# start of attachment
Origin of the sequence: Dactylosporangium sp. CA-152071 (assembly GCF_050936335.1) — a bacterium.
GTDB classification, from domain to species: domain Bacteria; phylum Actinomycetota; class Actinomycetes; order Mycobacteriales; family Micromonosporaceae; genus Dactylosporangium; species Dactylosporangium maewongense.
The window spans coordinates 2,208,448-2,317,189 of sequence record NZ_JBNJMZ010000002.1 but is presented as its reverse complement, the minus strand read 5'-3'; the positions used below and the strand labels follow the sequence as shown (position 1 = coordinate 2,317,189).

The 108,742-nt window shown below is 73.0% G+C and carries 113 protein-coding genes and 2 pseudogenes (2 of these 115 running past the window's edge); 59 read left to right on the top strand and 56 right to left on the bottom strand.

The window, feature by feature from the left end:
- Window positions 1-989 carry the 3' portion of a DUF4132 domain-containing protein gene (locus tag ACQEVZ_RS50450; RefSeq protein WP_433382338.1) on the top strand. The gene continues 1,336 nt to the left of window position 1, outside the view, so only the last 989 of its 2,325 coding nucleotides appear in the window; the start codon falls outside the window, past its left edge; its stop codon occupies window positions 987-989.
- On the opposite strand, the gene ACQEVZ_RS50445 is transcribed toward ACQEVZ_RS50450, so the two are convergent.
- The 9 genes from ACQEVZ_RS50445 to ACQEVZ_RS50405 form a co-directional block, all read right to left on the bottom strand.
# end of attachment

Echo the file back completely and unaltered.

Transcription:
Origin of the sequence: Dactylosporangium sp. CA-152071 (assembly GCF_050936335.1) — a bacterium.
GTDB classification, from domain to species: domain Bacteria; phylum Actinomycetota; class Actinomycetes; order Mycobacteriales; family Micromonosporaceae; genus Dactylosporangium; species Dactylosporangium maewongense.
The window spans coordinates 2,208,448-2,317,189 of sequence record NZ_JBNJMZ010000002.1 but is presented as its reverse complement, the minus strand read 5'-3'; the positions used below and the strand labels follow the sequence as shown (position 1 = coordinate 2,317,189).

The 108,742-nt window shown below is 73.0% G+C and carries 113 protein-coding genes and 2 pseudogenes (2 of these 115 running past the window's edge); 59 read left to right on the top strand and 56 right to left on the bottom strand.

The window, feature by feature from the left end:
- Window positions 1-989 carry the 3' portion of a DUF4132 domain-containing protein gene (locus tag ACQEVZ_RS50450; RefSeq protein WP_433382338.1) on the top strand. The gene continues 1,336 nt to the left of window position 1, outside the view, so only the last 989 of its 2,325 coding nucleotides appear in the window; the start codon falls outside the window, past its left edge; its stop codon occupies window positions 987-989.
- On the opposite strand, the gene ACQEVZ_RS50445 is transcribed toward ACQEVZ_RS50450, so the two are convergent.
- The 9 genes from ACQEVZ_RS50445 to ACQEVZ_RS50405 form a co-directional block, all read right to left on the bottom strand.